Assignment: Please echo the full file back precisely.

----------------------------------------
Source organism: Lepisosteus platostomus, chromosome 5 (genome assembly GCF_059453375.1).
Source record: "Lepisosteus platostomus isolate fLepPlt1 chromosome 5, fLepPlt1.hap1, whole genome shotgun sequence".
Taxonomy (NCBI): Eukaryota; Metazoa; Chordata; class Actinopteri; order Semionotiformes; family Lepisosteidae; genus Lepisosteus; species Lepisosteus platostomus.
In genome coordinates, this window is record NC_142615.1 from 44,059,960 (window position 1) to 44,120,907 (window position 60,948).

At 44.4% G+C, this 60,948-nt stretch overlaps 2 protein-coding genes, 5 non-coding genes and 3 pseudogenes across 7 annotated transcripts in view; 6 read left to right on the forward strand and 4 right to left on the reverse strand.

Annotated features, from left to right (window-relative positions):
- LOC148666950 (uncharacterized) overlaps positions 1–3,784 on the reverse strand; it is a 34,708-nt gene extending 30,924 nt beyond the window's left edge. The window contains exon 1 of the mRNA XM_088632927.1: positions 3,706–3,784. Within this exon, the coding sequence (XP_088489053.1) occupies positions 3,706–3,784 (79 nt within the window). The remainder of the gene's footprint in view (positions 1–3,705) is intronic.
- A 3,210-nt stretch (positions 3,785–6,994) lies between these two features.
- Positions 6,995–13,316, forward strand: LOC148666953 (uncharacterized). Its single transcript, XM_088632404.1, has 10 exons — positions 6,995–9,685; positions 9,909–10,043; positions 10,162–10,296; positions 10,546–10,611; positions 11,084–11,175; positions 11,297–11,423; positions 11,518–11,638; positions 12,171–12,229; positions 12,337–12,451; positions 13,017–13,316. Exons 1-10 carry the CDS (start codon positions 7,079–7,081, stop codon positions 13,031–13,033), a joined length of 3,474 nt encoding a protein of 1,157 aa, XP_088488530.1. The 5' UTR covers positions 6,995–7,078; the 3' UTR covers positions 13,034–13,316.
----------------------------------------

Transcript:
Source organism: Lepisosteus platostomus, chromosome 5 (genome assembly GCF_059453375.1).
Source record: "Lepisosteus platostomus isolate fLepPlt1 chromosome 5, fLepPlt1.hap1, whole genome shotgun sequence".
Taxonomy (NCBI): Eukaryota; Metazoa; Chordata; class Actinopteri; order Semionotiformes; family Lepisosteidae; genus Lepisosteus; species Lepisosteus platostomus.
In genome coordinates, this window is record NC_142615.1 from 44,059,960 (window position 1) to 44,120,907 (window position 60,948).

At 44.4% G+C, this 60,948-nt stretch overlaps 2 protein-coding genes, 5 non-coding genes and 3 pseudogenes across 7 annotated transcripts in view; 6 read left to right on the forward strand and 4 right to left on the reverse strand.

Annotated features, from left to right (window-relative positions):
- LOC148666950 (uncharacterized) overlaps positions 1–3,784 on the reverse strand; it is a 34,708-nt gene extending 30,924 nt beyond the window's left edge. The window contains exon 1 of the mRNA XM_088632927.1: positions 3,706–3,784. Within this exon, the coding sequence (XP_088489053.1) occupies positions 3,706–3,784 (79 nt within the window). The remainder of the gene's footprint in view (positions 1–3,705) is intronic.
- A 3,210-nt stretch (positions 3,785–6,994) lies between these two features.
- Positions 6,995–13,316, forward strand: LOC148666953 (uncharacterized). Its single transcript, XM_088632404.1, has 10 exons — positions 6,995–9,685; positions 9,909–10,043; positions 10,162–10,296; positions 10,546–10,611; positions 11,084–11,175; positions 11,297–11,423; positions 11,518–11,638; positions 12,171–12,229; positions 12,337–12,451; positions 13,017–13,316. Exons 1-10 carry the CDS (start codon positions 7,079–7,081, stop codon positions 13,031–13,033), a joined length of 3,474 nt encoding a protein of 1,157 aa, XP_088488530.1. The 5' UTR covers positions 6,995–7,078; the 3' UTR covers positions 13,034–13,316.